The Ra'avad differs with the Rambam and maintains that there is only one significant factor, whether the money is legal tender in the place it is located. The Radbaz and the Kessef Mishneh discuss the two views at length.

39.

All of the italicized terms are coins used in the Talmudic era.

40.

In all these instances, the transfer of holiness is effective even though the coin was not singled out at the time when the declaration was made. Nevertheless, the transfer of holiness is not effective retroactively, i.e., we do not say that once the coin is taken, the transfer of holiness takes effect from the time the declaration was made.

The above follows the explanation given by Rav Yosef Corcus who notes that the Rambam (Hilchot Terumot 1:21) does not accept the principle of bereirah with regard to questions of Scriptural Law. The Radbaz explains that this explanation is not necessary, because the Rambam rules that the obligation to separate the second tithe in the present age is Rabbinic in origin.

41.

Even if the coin was later discovered in the son's possession, the transfer of holiness is not effective, because we do not know whether it was in his possession at the time the declaration was made (Rashas). One might conclude that if one knows that the coin was in the son's possession at the time of the declaration, the separation is effective.

42.

Which he has not yet separated.

43.

Making such a statement is equivalent to separating the second tithe. Note the parallels in Hilchot Terumah 3:8.

44.

I.e., at the time the Temple was standing; alternatively, in the present age, as an expression of piety (Chapter 2, Halachah 2).

45.

I.e., the storekeeper obviously sells the produce for a higher price than the price at which he purchases it.

46.

In his Commentary to the Mishnah (Ma'aser Sheni 4:2), the Rambam explains that a moneychanger will take 25 me'ah for a sela, but will only give 24. If the produce is worth a sela, the person redeeming it need not pay more than 24.

47.

100 large silver pieces.

48.

Bava Metzia 57a makes such a statement with regard to consecrated property (see Hilchot Arachin 7:8). The Rambam draws the parallel since the laws governing consecrated property are more stringent than those governing the second tithe.

49.

In previous eras, the minting of coins was less precise and it was possible that a coin would weigh slightly less than the standard weight for it. Alternatively, wear and tear could have reduced its weight.

50.

This is also a leniency, for in ordinary business dealings one would have to reimburse the other party for the difference in value (Hilchot Mechirah 10:12).

51.

I.e., its worth is more than a sixth less than the value of a sela.

52.

Transferring the holiness from it to a coin of fair value. There is no difficulty with the original transfer of holiness from the produce to the coin, for - after the fact - as long as a coin is worth a p'rutah, the transfer of holiness to it is effective as stated in the previous halachah.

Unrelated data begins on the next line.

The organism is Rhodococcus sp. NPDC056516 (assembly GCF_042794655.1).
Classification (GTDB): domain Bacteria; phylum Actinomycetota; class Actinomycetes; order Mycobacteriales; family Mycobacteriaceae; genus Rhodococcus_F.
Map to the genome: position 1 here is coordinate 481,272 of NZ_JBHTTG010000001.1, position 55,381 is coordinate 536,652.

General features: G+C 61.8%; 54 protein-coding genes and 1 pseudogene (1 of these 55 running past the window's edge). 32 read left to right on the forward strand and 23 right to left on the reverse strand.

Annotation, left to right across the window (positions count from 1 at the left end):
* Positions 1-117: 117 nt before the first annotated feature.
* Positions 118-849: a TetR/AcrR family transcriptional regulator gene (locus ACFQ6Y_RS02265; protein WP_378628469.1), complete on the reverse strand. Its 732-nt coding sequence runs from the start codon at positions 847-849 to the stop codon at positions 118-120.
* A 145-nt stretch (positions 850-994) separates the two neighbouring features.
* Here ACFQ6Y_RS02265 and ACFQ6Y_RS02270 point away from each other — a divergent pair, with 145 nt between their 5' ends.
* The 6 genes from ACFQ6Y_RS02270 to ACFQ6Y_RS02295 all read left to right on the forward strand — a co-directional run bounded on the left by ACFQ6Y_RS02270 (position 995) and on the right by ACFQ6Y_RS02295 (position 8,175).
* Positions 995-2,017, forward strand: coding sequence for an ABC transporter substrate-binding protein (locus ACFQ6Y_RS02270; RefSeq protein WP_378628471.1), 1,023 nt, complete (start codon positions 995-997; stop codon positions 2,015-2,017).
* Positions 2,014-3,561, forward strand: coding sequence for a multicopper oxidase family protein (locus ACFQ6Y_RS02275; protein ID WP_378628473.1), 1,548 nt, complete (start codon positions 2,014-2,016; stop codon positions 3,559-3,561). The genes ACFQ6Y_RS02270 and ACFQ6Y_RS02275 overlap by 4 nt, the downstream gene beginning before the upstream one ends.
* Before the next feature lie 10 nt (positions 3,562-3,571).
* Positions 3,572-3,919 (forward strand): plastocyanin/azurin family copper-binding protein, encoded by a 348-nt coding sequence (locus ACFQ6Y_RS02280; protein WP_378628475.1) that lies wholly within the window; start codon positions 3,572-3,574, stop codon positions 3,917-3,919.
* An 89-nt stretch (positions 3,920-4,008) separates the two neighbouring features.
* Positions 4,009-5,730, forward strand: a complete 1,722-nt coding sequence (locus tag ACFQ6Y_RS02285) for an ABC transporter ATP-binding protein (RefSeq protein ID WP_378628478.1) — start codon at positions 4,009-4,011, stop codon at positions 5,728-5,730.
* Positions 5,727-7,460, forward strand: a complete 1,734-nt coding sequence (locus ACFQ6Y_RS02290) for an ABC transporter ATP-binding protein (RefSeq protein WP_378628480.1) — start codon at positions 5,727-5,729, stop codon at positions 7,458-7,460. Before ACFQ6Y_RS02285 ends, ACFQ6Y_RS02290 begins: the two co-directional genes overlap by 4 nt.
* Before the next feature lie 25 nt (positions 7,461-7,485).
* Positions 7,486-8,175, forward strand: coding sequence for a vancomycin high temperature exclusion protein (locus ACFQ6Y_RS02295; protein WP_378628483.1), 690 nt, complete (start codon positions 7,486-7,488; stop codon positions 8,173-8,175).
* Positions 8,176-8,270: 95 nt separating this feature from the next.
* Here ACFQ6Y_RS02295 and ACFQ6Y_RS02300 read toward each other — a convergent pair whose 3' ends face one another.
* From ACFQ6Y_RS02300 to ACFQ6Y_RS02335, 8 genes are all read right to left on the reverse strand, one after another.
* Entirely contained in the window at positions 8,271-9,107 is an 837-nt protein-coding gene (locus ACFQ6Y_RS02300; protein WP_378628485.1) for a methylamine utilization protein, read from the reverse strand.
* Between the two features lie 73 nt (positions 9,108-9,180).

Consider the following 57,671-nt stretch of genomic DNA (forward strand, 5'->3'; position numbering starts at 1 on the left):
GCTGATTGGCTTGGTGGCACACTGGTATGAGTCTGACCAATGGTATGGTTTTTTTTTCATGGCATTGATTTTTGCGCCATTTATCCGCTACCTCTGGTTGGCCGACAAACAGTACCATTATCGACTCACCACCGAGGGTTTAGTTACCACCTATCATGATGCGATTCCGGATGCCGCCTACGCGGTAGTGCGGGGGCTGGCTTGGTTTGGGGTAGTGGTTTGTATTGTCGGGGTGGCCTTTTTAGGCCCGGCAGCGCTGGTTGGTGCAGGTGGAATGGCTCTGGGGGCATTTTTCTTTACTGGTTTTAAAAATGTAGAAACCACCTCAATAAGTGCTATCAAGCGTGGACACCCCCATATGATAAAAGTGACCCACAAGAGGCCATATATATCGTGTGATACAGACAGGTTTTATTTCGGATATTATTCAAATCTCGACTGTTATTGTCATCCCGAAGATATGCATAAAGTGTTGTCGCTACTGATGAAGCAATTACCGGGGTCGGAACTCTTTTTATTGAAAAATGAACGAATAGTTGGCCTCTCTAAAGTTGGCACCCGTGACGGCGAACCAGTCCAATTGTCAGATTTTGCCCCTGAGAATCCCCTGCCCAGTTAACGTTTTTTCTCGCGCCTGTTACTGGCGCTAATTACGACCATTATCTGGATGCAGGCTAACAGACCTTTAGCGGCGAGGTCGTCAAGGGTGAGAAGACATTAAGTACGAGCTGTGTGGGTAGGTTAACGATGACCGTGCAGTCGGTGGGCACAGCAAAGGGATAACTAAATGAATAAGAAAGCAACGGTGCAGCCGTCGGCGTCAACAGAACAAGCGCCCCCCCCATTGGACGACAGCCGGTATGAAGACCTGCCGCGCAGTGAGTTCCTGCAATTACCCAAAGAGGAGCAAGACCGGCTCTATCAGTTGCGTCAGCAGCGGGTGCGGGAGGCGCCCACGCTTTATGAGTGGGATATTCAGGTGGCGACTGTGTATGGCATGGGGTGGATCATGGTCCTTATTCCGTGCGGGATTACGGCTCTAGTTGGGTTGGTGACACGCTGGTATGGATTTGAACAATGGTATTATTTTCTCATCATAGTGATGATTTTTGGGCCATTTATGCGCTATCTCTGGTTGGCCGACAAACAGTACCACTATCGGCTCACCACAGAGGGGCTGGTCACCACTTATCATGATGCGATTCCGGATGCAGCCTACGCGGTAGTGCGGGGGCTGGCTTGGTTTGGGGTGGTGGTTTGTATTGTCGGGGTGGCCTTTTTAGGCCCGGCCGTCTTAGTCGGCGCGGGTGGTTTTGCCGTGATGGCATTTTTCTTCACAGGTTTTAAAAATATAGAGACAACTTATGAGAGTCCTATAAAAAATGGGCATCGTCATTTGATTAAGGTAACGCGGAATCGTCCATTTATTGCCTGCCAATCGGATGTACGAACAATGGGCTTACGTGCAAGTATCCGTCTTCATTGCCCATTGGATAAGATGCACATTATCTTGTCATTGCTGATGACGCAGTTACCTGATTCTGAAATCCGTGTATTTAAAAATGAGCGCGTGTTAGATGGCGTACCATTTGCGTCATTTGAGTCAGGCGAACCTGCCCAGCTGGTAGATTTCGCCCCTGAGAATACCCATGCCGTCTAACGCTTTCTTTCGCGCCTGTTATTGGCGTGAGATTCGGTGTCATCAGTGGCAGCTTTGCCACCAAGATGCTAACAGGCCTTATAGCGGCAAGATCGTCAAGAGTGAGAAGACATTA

53.

For as stated above, the initial preference is to redeem the produce of the second tithe at its fair market price. That can only be established after its measure is known.

54.

I.e., we are speaking about ordinary produce that has a fixed market value.

55.

Because in such an instance, it is not necessary to evaluate its worth.

56.

Which is still valuable, but is not as valuable as ordinary wine and hence, must be assessed, for once the produce has started to spoil, its value is not a cut-and-dry matter [the Rambam's Commentary to the Mishnah Talmud (Ma'aser Sheni 4:2)].

57.

For they will be able to assess the true value of the produce.

58.

Two gentiles or two owners, however, are not acceptable [Jerusalem Talmud (Ma'aser Sheni 4:2)].

59.

Sanhedrin 14b relates that Rav Papa's wife help evaluate his produce.

60.

Because the owner must add a fifth.

61.

The Rambam's ruling is based on his version of the Tosefta, Ma'aser Sheni 3:3. The Ra'avad maintains that the proper version of that source is: "We compel him to make the first bid. If he desires to retract he may. This is the stringency of consecrated property over the second tithes." The Kessef Mishneh notes that this is indeed the version of the Tosefta commonly followed. There is an added difficulty with the Rambam's ruling, because in all instances of consecrated property, he requires the owner to make the first bid. See Hilchot Arachin, ch. 5, in contrast to the statements of Radbaz here.

62.

By contrast, money to which the holiness of the second tithe has been transferred may of course be transported.

63.

In which instance, leniency is allowed, because the obligation is of Rabbinic origin.

64.

The price of produce is a town is always higher than their price in the field, because someone had to undertake the transportation costs. See the Rambam's Commentary to the Mishnah (Ma'aser Sheni 2:1)].

65.

I.e., they are included in the price of the produce of the second tithe. The rationale is that until the produce is redeemed, any increase in its value is considered part of the produce. Just like he is obligated to bring the produce to Jerusalem, he is obligated to do anything to facilitate its being brought to Jerusalem, including bringing it to a place where it is redeemed.